Statistics on overall teenage health are grim. Obesity and depression rates are the highest ever and continue to climb, the number of metabolically healthy teenagers continues to decline, and all significant statistics related to health and well-being are going in the wrong direction. Why are these statistics vital to notice and comprehend? Because teens who are unhealthy today are at a much greater risk of being unhealthier adults, substantially increasing their chances of obtaining an illness or disease. Obese teens are unfairly put behind the eight ball and have to play a different and more formidable game than people of a healthier weight. The knowledge and education for daily actionable steps teenagers and families routinely need to take for better health are absent and scarcely examined. The promising news about these dire statistics is that there are solutions to stop these growing numbers and potentially reverse them for the better. It starts with the education piece on basic lifestyle choices surrounding sleep, diet, and movement and what changes can produce healthier teenagers.
22.2% of kids aged 12-19 are considered obese. This statistic has tripled since 1975, even though the amount of calories consumed by teens is approximately the same. People who are obese have a body mass index (BMI) of 30 or more. A calculation of body weight, height, and waist circumference is used to find BMI. People who are obese are at a greater risk of having high blood pressure, type II diabetes, breathing problems such as asthma, sleep issues such as sleep apnea, and joint pain. Around 80% of obese adolescents will still be obese in adulthood. Obese teens are more likely to have social and psychological problems, such as depression, and are at an increased risk of bullying and poor self-esteem. Obesity is much more than just being overweight and a physical issue. Mental, psychological, social, and emotional health facets are negatively affected. Working on helping teens move out of the obesity category and closer to a healthy weight needs to be a priority.
13.84% of teenagers had at least one depressive episode in 2021. Depressive episodes include feelings of sadness and hopelessness, loss of interest in most activities, anxiety, agitation, and worthlessness, to more serious such as frequent or recurring thoughts of death and suicidal thoughts. Depressive episodes affect how teens feel, think, and behave and can lead to various emotional and physical problems. Often, hurting teens turn to drugs or alcohol to help them feel better, masking symptoms in the short term but likely worsening depression over time. Depressive episodes will likely persist into adulthood if teens are left untreated or don’t receive the proper support and resources.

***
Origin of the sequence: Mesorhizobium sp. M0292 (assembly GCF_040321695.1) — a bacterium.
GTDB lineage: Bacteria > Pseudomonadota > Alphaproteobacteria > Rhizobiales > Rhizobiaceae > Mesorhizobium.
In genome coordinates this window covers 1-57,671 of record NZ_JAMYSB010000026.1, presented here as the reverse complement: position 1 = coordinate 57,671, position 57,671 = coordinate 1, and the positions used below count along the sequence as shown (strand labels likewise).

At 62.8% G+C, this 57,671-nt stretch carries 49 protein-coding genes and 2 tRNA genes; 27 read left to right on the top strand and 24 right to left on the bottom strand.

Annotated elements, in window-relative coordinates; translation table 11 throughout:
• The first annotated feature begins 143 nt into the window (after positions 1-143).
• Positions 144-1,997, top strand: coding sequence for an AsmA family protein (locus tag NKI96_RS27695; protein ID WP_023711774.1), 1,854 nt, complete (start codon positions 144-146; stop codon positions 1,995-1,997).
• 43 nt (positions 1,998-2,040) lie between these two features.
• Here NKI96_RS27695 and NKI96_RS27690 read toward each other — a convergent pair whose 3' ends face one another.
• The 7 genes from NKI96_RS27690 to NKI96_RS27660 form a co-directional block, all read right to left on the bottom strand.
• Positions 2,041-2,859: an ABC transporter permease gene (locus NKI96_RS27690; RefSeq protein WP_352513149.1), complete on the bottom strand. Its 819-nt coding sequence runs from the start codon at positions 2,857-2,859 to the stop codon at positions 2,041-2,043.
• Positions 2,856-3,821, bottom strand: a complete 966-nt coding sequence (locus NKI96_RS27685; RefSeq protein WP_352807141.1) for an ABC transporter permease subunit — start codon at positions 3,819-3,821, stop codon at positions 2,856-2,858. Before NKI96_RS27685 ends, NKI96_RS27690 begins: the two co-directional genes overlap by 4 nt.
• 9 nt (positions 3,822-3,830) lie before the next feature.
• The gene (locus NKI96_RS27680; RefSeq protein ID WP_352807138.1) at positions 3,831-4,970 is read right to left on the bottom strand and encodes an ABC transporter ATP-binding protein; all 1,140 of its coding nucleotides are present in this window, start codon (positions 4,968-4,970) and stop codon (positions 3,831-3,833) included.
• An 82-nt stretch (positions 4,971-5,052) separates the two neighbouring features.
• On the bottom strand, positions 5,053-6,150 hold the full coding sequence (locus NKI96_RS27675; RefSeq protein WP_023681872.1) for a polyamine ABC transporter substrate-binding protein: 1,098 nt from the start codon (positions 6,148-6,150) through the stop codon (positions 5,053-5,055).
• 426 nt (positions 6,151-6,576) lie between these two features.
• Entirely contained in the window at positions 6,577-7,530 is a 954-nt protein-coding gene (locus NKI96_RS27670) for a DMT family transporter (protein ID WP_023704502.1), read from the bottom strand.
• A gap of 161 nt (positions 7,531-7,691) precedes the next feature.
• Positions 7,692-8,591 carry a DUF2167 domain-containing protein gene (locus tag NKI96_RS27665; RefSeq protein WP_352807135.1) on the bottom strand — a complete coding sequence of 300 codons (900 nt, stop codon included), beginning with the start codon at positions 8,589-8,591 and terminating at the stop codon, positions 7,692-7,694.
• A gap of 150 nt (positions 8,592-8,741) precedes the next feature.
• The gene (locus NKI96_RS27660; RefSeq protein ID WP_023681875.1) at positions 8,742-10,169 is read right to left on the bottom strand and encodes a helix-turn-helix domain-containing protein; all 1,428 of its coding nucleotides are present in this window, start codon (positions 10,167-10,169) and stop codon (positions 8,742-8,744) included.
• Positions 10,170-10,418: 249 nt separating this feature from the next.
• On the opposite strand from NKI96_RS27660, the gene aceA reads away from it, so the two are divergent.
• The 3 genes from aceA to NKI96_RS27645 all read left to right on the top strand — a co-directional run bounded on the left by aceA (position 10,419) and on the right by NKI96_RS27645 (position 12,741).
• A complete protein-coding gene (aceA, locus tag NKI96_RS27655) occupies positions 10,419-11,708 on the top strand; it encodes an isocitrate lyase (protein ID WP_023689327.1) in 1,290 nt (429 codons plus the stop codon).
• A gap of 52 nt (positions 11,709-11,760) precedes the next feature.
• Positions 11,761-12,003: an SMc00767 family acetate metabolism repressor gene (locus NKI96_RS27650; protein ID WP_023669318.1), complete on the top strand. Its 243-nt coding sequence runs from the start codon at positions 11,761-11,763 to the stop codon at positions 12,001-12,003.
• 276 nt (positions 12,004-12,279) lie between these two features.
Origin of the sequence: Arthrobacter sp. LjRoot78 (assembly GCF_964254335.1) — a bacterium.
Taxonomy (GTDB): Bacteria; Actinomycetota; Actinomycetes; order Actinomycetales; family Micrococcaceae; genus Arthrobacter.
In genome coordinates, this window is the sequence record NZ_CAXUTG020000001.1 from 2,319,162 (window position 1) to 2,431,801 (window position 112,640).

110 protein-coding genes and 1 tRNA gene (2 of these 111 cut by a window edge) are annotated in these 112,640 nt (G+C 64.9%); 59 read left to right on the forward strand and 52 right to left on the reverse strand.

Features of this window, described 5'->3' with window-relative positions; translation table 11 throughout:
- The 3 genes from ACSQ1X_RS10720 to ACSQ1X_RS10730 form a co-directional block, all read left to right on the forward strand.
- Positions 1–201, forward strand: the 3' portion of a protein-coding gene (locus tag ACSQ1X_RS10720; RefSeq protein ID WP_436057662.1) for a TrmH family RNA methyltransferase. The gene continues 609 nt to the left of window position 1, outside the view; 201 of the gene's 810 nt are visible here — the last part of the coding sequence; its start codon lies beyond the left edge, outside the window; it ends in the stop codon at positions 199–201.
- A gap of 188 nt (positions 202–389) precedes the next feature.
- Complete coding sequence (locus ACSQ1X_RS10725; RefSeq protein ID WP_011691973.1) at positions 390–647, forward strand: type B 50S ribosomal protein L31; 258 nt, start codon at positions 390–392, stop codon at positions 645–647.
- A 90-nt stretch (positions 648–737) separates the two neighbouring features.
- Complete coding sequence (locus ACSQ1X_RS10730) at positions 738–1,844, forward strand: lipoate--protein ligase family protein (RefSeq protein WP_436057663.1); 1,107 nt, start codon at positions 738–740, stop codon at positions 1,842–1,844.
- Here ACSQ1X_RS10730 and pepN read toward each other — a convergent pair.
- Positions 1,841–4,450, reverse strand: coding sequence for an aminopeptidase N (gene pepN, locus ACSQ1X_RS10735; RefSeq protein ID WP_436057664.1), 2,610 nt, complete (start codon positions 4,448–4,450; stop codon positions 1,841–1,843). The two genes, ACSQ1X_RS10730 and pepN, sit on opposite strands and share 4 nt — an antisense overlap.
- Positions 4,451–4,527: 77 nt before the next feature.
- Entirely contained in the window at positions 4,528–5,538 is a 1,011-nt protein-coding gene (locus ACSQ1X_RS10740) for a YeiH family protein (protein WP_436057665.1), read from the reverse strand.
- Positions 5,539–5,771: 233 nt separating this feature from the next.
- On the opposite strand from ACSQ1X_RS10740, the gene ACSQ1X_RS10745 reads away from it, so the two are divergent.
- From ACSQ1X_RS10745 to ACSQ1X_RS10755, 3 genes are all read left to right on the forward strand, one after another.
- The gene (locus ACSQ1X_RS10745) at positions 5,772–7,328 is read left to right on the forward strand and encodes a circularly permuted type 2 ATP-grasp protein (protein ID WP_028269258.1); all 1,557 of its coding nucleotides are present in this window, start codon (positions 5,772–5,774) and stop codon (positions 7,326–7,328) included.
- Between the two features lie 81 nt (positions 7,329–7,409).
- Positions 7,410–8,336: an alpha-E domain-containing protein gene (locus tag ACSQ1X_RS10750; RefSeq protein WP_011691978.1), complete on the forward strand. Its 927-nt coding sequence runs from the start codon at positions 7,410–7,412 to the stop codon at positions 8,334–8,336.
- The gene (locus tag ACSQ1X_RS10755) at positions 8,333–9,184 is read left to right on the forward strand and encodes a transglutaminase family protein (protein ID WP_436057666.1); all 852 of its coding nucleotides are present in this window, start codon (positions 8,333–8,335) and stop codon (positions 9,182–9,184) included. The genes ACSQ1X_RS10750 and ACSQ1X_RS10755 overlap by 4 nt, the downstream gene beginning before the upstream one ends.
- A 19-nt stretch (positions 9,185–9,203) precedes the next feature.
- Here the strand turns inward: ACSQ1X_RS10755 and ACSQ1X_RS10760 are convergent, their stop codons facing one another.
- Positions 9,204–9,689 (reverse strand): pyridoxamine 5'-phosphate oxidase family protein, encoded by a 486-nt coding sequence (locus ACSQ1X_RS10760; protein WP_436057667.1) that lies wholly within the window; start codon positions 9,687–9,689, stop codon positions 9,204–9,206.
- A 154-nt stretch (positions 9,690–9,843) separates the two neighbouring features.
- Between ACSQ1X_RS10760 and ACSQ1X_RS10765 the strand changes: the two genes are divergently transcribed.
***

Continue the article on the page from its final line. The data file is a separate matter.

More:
20% of teenagers are metabolically healthy, meaning four out of five are not. The five markers for metabolic health are blood sugar levels, triglyceride levels, LDL levels, blood pressure, and waist circumference. All five markers must be in the healthy range for a teen to be metabolically healthy. Metabolically healthy teens are at a much lower risk of developing diabetes, heart disease, stroke, and other diseases and illnesses.
The root cause of these unhealthy markers comes down to basic lifestyle habits of what our teenagers eat, how they sleep, and how much and how often they move. There are other variables to one’s general health, and past traumas, big or small, cannot be neglected. Still, one cannot speak of physical, mental, emotional, psychological, and social health without talking about sleep, diet, and movement. Sleep is vital for a developing teenager and needs to be a priority. Middle schoolers who went to bed by 10 pm or earlier were 24% less likely to suffer from depression and 20% less likely to have suicidal ideation than those who went to sleep after midnight. Adolescents who sleep less than eight hours per night are more likely to be overweight or obese than their peers with sufficient sleep. When it comes to food and diet, a teen cannot expect to be healthy when two-thirds of their diet comes out of a bag or box. Ultra-processed foods are loaded with unhealthy ingredients and are high in sugar, unhealthy fats, and other toxic ingredients. Consuming more whole, one-ingredient foods simply and effectively promotes better overall general health. Lastly, screens from phones and tablets cannot consistently replace time when a kid could otherwise move and play outside. Teens who get outside and move (a 10-minute walk) are less likely to experience depression, anxiety, and other health issues. One out of four teenagers today get the recommended amount of sixty minutes of physical activity every day.
Our norms as a society do not revolve around health and wellness. There needs to be more emphasis on diet, sleep, and movement. It is a tall mountain to climb. But what choice do we have? Because a healthy kid and teen are exponentially more likely to be healthy adults. And healthy adults are more productive, happier, and, more importantly, kind human beings.